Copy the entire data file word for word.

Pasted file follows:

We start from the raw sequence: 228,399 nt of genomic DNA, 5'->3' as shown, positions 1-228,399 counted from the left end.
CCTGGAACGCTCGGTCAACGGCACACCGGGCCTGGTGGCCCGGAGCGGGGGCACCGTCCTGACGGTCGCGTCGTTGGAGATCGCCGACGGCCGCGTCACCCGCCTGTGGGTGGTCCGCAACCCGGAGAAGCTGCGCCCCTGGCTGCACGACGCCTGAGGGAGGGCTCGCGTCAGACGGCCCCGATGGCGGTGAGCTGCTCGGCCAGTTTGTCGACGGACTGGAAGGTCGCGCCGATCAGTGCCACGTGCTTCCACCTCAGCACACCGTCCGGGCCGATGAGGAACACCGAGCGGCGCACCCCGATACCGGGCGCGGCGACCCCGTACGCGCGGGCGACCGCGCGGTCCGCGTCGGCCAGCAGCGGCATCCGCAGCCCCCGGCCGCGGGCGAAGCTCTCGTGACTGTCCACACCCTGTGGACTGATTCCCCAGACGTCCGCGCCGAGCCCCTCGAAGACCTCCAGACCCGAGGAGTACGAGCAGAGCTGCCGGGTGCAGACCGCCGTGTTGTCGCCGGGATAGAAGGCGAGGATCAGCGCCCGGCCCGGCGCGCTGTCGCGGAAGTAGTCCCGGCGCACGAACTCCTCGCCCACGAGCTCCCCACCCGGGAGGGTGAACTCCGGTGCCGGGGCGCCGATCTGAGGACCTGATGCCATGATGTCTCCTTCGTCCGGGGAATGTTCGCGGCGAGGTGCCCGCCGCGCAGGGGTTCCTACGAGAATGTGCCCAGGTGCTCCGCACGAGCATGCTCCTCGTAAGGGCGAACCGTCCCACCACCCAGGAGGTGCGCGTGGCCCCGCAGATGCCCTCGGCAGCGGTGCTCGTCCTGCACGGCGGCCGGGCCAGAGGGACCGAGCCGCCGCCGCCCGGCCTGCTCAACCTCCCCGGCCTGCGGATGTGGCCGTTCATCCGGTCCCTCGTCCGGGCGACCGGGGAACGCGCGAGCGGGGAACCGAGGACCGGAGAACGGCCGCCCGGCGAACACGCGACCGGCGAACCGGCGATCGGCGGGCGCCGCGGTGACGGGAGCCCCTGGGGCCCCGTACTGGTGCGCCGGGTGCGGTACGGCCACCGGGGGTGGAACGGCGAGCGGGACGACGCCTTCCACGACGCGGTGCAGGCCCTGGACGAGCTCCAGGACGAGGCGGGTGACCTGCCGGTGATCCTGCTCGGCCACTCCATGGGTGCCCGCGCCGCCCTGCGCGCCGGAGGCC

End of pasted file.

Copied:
We start from the raw sequence: 228,399 nt of genomic DNA, 5'->3' as shown, positions 1-228,399 counted from the left end.
CCTGGAACGCTCGGTCAACGGCACACCGGGCCTGGTGGCCCGGAGCGGGGGCACCGTCCTGACGGTCGCGTCGTTGGAGATCGCCGACGGCCGCGTCACCCGCCTGTGGGTGGTCCGCAACCCGGAGAAGCTGCGCCCCTGGCTGCACGACGCCTGAGGGAGGGCTCGCGTCAGACGGCCCCGATGGCGGTGAGCTGCTCGGCCAGTTTGTCGACGGACTGGAAGGTCGCGCCGATCAGTGCCACGTGCTTCCACCTCAGCACACCGTCCGGGCCGATGAGGAACACCGAGCGGCGCACCCCGATACCGGGCGCGGCGACCCCGTACGCGCGGGCGACCGCGCGGTCCGCGTCGGCCAGCAGCGGCATCCGCAGCCCCCGGCCGCGGGCGAAGCTCTCGTGACTGTCCACACCCTGTGGACTGATTCCCCAGACGTCCGCGCCGAGCCCCTCGAAGACCTCCAGACCCGAGGAGTACGAGCAGAGCTGCCGGGTGCAGACCGCCGTGTTGTCGCCGGGATAGAAGGCGAGGATCAGCGCCCGGCCCGGCGCGCTGTCGCGGAAGTAGTCCCGGCGCACGAACTCCTCGCCCACGAGCTCCCCACCCGGGAGGGTGAACTCCGGTGCCGGGGCGCCGATCTGAGGACCTGATGCCATGATGTCTCCTTCGTCCGGGGAATGTTCGCGGCGAGGTGCCCGCCGCGCAGGGGTTCCTACGAGAATGTGCCCAGGTGCTCCGCACGAGCATGCTCCTCGTAAGGGCGAACCGTCCCACCACCCAGGAGGTGCGCGTGGCCCCGCAGATGCCCTCGGCAGCGGTGCTCGTCCTGCACGGCGGCCGGGCCAGAGGGACCGAGCCGCCGCCGCCCGGCCTGCTCAACCTCCCCGGCCTGCGGATGTGGCCGTTCATCCGGTCCCTCGTCCGGGCGACCGGGGAACGCGCGAGCGGGGAACCGAGGACCGGAGAACGGCCGCCCGGCGAACACGCGACCGGCGAACCGGCGATCGGCGGGCGCCGCGGTGACGGGAGCCCCTGGGGCCCCGTACTGGTGCGCCGGGTGCGGTACGGCCACCGGGGGTGGAACGGCGAGCGGGACGACGCCTTCCACGACGCGGTGCAGGCCCTGGACGAGCTCCAGGACGAGGCGGGTGACCTGCCGGTGATCCTGCTCGGCCACTCCATGGGTGCCCGCGCCGCCCTGCGCGCCGGAGGCC